Making a difference is about using your own unique skills, experience and passion to be a force for good in the world. In my life, this has been about leveraging two decades in the fashion industry to shape a more ethical future. I could never walk away from this business or ignore its problems; I am compelled to be part of the solution.
Ok super. Let’s now jump to the main part of our interview. You are currently leading an organization that aims to make a social impact. Can you tell us a bit about what you and your organization are trying to change in our world today?
Moonshot is on a mission to shape the ethical, inclusive and sustainable future of fashion by aligning brands with the progressive values of largest and most powerful generations in history — Gen Z and Gen Alpha.
Youth consumers will be the true change agents for the fashion industry. Their push for radical transparency around ethics and sustainability is forcing long-overdue changes for the industry. Aligning brands with these powerful customer groups is a win-win for everyone: youth brands need to remain relevant with these powerful customers and customers want brands to operate in more ethical ways.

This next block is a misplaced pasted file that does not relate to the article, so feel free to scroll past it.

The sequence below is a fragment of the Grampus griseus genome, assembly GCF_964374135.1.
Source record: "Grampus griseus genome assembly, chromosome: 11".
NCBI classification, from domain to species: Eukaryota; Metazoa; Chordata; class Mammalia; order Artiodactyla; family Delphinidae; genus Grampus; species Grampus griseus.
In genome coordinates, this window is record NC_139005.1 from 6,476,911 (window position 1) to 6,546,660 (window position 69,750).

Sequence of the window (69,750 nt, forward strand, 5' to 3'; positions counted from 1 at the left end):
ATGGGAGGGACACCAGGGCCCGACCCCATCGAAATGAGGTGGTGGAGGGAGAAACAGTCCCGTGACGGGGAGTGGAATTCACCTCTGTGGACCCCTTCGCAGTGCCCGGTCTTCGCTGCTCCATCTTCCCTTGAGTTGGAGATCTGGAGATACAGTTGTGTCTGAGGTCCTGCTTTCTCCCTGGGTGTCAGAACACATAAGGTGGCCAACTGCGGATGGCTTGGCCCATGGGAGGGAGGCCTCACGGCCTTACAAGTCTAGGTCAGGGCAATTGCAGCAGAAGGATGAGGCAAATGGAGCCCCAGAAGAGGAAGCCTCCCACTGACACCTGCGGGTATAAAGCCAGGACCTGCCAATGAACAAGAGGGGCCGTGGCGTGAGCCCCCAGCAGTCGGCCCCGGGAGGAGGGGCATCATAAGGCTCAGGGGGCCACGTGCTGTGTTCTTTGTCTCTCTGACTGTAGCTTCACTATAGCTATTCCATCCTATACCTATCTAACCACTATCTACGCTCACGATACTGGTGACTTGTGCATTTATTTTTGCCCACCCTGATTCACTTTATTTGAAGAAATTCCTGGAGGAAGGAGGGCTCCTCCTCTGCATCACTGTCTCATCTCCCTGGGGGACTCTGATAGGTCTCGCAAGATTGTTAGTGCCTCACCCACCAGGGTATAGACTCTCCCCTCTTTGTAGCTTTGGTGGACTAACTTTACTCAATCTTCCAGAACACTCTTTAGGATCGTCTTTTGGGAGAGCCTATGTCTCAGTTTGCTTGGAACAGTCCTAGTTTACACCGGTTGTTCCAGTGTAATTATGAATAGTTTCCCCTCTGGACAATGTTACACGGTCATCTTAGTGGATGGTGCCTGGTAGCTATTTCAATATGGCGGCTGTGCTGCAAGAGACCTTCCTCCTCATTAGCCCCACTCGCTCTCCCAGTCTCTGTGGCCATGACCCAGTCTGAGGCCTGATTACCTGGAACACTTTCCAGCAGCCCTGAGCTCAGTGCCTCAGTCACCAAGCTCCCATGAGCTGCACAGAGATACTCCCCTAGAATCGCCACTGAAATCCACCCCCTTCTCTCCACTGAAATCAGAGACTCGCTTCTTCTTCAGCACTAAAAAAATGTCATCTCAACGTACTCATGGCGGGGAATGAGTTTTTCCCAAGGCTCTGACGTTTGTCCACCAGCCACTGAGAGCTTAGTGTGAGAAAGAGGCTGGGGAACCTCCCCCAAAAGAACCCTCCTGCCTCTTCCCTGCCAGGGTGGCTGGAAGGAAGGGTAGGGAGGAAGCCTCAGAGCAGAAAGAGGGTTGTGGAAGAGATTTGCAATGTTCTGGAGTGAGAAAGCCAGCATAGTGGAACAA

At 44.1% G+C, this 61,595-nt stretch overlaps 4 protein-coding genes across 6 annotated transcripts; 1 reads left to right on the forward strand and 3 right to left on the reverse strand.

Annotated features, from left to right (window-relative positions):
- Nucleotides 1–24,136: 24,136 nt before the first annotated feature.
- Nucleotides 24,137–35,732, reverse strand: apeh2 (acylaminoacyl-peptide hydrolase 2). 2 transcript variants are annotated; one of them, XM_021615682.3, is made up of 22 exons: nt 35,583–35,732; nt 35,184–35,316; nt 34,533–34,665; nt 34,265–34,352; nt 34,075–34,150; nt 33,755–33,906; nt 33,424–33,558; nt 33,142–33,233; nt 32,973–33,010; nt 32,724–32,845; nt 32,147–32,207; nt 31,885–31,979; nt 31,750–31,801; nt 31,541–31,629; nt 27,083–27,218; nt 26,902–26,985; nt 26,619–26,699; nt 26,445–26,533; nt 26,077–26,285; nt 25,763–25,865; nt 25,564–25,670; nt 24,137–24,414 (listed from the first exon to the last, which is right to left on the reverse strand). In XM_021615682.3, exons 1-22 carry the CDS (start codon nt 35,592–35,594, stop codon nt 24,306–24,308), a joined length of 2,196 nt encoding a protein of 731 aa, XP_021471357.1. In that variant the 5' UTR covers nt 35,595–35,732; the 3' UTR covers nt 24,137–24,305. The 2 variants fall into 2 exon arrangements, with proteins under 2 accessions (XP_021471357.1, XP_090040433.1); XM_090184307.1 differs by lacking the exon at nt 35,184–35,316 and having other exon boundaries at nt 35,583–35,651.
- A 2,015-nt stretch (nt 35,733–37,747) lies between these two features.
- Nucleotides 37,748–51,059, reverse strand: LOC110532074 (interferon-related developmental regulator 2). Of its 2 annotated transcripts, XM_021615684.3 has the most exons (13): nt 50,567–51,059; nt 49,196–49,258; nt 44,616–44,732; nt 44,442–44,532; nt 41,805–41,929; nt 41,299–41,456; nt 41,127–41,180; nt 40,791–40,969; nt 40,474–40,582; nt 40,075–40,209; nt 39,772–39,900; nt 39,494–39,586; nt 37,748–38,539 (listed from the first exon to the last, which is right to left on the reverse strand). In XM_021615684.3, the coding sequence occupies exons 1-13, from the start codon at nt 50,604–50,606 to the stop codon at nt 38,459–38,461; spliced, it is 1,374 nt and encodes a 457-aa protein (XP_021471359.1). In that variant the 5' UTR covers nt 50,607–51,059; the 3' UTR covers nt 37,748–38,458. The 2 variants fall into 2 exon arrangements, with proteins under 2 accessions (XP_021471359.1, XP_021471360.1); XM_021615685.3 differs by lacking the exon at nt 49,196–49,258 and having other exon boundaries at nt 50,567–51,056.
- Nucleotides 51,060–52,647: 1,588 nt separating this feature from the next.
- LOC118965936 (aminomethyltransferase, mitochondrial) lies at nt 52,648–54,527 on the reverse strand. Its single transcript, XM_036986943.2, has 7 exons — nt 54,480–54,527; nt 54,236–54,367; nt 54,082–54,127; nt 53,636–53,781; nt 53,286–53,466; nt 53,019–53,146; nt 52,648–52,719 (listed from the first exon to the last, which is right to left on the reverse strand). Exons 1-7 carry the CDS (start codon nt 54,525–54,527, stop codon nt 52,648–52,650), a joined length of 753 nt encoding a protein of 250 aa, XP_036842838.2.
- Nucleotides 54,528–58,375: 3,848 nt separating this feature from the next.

While it’s tempting to be flippant about the impact of fashion, the industry generates 1.5 trillion dollars annually and provides the livelihood of millions of people. Clothing is also a great human connector and shapes the way be build our identity. Whether or not you follow fashion, we all make choices about the way they present ourselves to the world. Creating positive change in this industry has the power to improve the lives of many, protect the future of the planet and support a healthier approach to identity-shaping for a whole new generation.
Can you tell us the backstory about what inspired you to originally feel passionate about this cause?
After nearly two decades in the fashion world, I began to feel disillusioned with the human and planetary cost of the garments I was putting out into the market. As the industry shifted to a business model of “Cheaper, Faster & More” the trend cycle became a runaway train. After years of forecasting trends, I uniquely understood the industry’s role in perpetuating the over-consumption that was polluting and draining the earth’s resources.
Additionally, as a mother, I care deeply about the way brands interact with youth consumers. I saw a real opportunity to improve the traditional brand/customer relationship that many brands in the teen space have cultivated. Brands now have an opportunity to provide community and support for healthy body image and identity. This is a mutually-beneficial foundation for brands that helps them go far beyond selling clothing and fashion trends — they have the ability to support and empower the future.